Günther Grabner is the program director of the bachelor's degree program "Medical Engineering" and head of the master's degree program "Medical Engineering & Analytics*" at the Carinthia University of Applied Sciences. He started his career in Australia at the Centre for Magnetic Resonance at the University of Queensland, Brisbane. After his stay in Australia, he went to Canada where he worked at the McConnell Brain Imaging Centre at McGill University in Montreal. His work involved the development of a group-specific brain model in cooperation with the University of Oxford (Oxford Project to Investigate Memory and Ageing). In 2006, Günther Grabner started at the Medical University of Vienna where he has made significant contributions to research in MR methodology, especially in the field of image processing by aligning high-resolution post-mortem UHF-MRI and histology data. Parallel to his work in Vienna, he finished his PhD at the Donders Institute for Brain, Cognition and Behaviour at the Radboud University in Nijmegen, Netherlands. After five years in Vienna, Günther Grabner started in 2011 at the Carinthia University of Applied Sciences. His passion lies in improving medical imaging and image analyses, as in his opinion, every biopsy is a failure in imaging. His contributions are published in >30 peer-reviewed papers in international journals. Several national and international projects of Günther Grabner provide interesting possibilities for participating students.

Johannes Oberzaucher is a professor of Active and Assistive Living (AAL) at the Carinthia University for Applied Sciences. He holds a master's degree in biomedical engineering and a PhD degree focused on assistive technologies. Johannes Oberzaucher is the head of the CUAS IARA Department “Health and Assistive Technologies” and is part of the Austrian „Research Group for Assisted Living Technologies“ (raltec). From a technological perspective, his main expertise is located in the implementation of rehabilitation devices and AAL technologies. From a socio-technological perspective, he has experience in the field of UX (user experience) and acceptance analysis as well as socio-technological study planning and implementation. Johannes Oberzaucher's special interests include smart sensors, sensor fusion, data mining, HCI/HRI and AAL environments.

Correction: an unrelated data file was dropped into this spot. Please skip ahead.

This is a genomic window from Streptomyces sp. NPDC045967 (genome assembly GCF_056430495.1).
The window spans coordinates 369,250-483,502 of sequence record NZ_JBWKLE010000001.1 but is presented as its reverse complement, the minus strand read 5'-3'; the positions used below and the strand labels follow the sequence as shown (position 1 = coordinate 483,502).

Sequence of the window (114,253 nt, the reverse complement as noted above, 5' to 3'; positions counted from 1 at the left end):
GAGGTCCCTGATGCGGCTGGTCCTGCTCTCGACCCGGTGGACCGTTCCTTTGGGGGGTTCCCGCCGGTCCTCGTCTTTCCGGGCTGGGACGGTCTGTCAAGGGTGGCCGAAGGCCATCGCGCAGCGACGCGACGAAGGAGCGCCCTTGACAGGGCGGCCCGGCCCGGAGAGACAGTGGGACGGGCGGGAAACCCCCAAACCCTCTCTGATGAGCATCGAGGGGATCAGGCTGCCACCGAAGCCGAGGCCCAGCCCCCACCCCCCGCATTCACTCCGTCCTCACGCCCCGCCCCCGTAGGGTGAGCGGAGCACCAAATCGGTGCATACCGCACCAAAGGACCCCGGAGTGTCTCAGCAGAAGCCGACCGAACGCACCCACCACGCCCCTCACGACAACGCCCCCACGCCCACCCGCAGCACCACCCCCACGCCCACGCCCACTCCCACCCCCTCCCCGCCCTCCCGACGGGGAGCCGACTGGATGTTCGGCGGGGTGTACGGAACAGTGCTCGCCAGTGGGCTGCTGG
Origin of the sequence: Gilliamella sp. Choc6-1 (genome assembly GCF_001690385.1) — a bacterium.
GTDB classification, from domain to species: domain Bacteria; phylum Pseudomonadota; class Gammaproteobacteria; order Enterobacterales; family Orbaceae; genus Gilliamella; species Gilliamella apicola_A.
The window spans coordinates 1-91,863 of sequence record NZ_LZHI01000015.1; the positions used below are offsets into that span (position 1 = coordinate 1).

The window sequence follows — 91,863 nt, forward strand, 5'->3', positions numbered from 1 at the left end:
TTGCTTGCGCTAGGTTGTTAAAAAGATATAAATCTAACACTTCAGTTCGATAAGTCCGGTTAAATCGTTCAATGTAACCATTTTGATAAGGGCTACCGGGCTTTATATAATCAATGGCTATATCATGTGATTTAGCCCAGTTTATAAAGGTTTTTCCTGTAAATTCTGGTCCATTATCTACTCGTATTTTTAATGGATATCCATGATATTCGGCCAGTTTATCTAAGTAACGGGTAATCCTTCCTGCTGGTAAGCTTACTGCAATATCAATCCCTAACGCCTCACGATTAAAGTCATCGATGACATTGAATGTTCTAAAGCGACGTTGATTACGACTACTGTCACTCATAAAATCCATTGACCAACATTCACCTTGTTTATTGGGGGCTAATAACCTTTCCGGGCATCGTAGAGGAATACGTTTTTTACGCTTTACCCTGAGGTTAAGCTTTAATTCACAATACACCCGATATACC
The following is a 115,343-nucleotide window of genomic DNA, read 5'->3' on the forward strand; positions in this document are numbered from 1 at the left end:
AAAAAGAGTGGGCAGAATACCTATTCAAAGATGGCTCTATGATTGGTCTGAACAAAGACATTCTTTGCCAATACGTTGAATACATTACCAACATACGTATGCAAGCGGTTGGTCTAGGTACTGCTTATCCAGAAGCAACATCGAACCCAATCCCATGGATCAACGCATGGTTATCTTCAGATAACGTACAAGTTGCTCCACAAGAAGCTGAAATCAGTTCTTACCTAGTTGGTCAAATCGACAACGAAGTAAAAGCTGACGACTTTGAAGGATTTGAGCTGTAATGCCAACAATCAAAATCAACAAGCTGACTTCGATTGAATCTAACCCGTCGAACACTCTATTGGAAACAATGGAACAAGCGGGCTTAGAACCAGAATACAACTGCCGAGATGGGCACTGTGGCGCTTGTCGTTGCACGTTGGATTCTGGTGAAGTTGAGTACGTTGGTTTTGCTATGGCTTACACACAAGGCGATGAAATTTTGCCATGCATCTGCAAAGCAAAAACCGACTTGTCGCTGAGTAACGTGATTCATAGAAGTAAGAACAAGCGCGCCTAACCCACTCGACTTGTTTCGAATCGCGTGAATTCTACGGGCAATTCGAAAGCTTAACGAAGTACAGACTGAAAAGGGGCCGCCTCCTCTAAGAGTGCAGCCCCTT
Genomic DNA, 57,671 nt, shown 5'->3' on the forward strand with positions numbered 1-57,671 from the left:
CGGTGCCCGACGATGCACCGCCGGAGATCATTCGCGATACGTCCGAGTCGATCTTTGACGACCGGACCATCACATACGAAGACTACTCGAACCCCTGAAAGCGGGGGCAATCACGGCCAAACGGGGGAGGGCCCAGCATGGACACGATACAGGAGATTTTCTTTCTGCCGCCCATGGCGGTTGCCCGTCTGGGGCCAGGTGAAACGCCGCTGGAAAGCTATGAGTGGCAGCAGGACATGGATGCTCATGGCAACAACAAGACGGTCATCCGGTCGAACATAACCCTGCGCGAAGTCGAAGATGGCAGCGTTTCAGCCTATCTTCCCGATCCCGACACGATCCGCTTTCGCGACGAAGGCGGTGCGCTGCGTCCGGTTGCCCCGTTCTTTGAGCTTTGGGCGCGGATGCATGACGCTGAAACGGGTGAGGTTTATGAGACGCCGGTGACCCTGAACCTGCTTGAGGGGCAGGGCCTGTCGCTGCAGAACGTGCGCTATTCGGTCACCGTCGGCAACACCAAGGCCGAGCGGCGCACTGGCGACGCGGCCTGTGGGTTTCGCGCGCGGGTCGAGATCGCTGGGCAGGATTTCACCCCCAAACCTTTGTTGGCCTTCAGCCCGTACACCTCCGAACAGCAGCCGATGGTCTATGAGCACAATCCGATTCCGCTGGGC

Daniela Elisabeth Ströckl is a lecturer and researcher in the field of medical informatics and digitization in healthcare and has been anchored in the medical technology program since 2015. She holds a PhD degree in Computer Science and deals with barrier-free / low-barrier software solutions to support people in the best possible way. Daniela Ströckl's focus is mainly on the conceptual design of digital solutions in the human-centred, model-centred, or mixed-method domain as well as user experience and especially user behaviour (change). The personal interest in the factor "joy of use" especially in health prevention leads to different project ideas in the field of digital gamification in healthcare. Furthermore, Daniela Ströckl deals with the nexus of digitalization - health - climate change and its interactions, especially in the spectrum of mental health.

Beata Bachrata is a lab engineer for Medical Engineering at the CUAS. She holds a master's degree in Biomedical Engineering and a PhD in Medical Physics. During her PhD studies at the Medical University of Vienna, Beata developed a novel MR sequence for fat-water imaging and gained expertise in MR physics, programming of MR sequence and image reconstructions, image processing and the development of new methods in general. Her passion lies in improving medical imaging techniques, primarily MRI. With the view of advancing fetal imaging, Beata currently works on the development of fast MRI acquisition techniques using super-resolution principles.

Florian Fischmeister is the head of the Neuroimaging Lab at the Institute of Psychology at the University of Graz. As a Psychologist, he is holding a PhD in Cognitive Neuroscience with a specialization in psychophysiology, neuroimaging, and data science in particular. At the moment, he is the PI of several projects funded by the Austrian Science Fund, the European ERA-Net Co-fund scheme, and private organizations. In this role, he is also affiliated with the DINLab at the Department of Biomedical Imaging and Image-guided Therapy at the Medical University of Vienna. His research topics include neuroplasticity and treatment-related effects in chemosensory perception and resting states in particular. Throughout the last few years, Florian Fischmeister focused more on applying multimodal data registration and analysis methods to various scientific problems within the domain of clinical, social, and cognitive neuroscience. Within this endeavour, he tries to leverage chemosensory perception as the basis to understand social and cognitive processes associated with olfaction in particular. Recently, he got interested in the gut-brain axis and started to work on longitudinal behavioural, functional, and structural brain changes induced by probiotic and symbiotic intervention and their influence on sensory processes, human cognition, and the resting brain. As an active advocate of Open Science, Florian Fischmeister tries to follow the Responsible Research & Innovation principles and the FAIR principle in his studies.